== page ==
Before Photoshop, artist Gil Elvgren (wiki) relied on the technique of painting from a photograph of a model instead of from the live model. His classic pin-up pictures of curvy-girl-next-door types with their skirts billowing adorned the noses of bombers and the walls of soldiers barracks in the 1940s and '50s. In addition to dozens of calendars, he illustrated stories for a host of magazines (such as The Saturday Evening Post and Good Housekeeping) and also provided advertising images for Coca-Cola, General Electric and Sealy Mattress Company, among others.
As the '70s approached and the pin-up girl craze started to die, Elvgren was down to one business account. When he died in 1980 he was broke, and his last work was published posthumously. In the last few years there has been a resurgence of interest in the pin-up girls, and Elvgren's work in both advertising and calendars has become highly collectible - in 2012 one of his classic pin-ups sold for $176K. In 1998 Elvgren's youngest son Drake produced a 200-page coffee table book includes hundreds of photos of Elvgren's work entitled Elvgren: His Life & Art.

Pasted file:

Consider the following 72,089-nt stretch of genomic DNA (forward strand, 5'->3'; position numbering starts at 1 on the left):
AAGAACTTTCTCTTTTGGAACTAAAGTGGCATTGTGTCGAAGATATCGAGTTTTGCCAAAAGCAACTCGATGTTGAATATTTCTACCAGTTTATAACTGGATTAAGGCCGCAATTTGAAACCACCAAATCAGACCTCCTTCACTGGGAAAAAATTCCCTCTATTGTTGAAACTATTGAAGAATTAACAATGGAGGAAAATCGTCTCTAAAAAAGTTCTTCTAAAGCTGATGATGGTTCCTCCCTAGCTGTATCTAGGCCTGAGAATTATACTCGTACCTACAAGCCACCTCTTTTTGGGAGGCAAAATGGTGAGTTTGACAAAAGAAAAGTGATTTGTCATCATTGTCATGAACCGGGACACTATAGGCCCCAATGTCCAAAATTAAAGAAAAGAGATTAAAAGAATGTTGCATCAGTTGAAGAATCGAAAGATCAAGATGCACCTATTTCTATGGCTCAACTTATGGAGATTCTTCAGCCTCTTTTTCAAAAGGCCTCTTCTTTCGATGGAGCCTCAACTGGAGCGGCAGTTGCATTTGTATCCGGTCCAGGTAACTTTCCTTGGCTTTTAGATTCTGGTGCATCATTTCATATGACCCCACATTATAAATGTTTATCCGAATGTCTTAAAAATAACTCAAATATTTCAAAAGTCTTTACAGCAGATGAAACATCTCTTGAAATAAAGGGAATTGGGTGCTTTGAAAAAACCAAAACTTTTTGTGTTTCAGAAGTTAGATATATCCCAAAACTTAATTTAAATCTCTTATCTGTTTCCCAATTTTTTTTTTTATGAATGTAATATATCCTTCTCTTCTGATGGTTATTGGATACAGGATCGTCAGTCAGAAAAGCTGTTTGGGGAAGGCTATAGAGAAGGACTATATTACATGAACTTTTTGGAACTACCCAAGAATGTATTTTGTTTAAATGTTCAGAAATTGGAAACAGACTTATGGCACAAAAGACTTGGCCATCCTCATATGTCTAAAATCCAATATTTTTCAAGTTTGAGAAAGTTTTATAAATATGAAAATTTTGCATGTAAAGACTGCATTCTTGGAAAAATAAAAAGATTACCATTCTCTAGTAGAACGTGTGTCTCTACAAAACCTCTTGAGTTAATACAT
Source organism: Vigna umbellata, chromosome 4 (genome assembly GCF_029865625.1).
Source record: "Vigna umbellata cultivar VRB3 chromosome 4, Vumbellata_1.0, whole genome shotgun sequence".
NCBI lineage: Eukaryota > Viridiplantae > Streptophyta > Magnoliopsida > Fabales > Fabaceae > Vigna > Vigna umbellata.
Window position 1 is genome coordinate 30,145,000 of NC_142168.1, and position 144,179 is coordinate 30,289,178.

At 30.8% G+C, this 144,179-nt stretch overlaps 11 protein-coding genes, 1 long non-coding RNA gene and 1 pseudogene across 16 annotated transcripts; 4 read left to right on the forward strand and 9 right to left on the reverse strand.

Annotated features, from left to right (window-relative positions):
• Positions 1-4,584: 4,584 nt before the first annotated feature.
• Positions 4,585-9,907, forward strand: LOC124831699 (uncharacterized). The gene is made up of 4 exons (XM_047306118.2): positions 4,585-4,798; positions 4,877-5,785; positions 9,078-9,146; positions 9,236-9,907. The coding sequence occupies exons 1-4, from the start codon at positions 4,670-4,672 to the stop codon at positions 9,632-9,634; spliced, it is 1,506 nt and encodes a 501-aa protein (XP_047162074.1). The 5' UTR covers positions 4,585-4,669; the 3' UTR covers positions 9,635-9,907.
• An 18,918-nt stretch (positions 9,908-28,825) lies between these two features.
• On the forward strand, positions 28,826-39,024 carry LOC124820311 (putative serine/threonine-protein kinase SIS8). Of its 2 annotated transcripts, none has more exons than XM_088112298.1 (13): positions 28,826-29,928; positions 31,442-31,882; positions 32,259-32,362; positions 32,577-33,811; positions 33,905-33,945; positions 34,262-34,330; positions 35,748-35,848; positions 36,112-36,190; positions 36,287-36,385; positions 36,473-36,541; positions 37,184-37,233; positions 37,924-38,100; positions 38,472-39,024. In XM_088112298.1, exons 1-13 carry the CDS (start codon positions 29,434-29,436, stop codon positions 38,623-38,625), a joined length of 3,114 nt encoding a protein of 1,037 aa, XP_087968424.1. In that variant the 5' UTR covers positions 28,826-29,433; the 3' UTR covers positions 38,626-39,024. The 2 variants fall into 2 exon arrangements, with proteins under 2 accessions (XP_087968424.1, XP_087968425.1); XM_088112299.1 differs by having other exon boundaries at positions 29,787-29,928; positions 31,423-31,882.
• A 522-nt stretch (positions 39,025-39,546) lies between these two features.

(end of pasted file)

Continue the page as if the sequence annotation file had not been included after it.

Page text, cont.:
Even if you're too young to remember any of these specifically, they're so ubiquitous that they probably look familiar. Below are some of his paintings, alongside the photos on which each was based.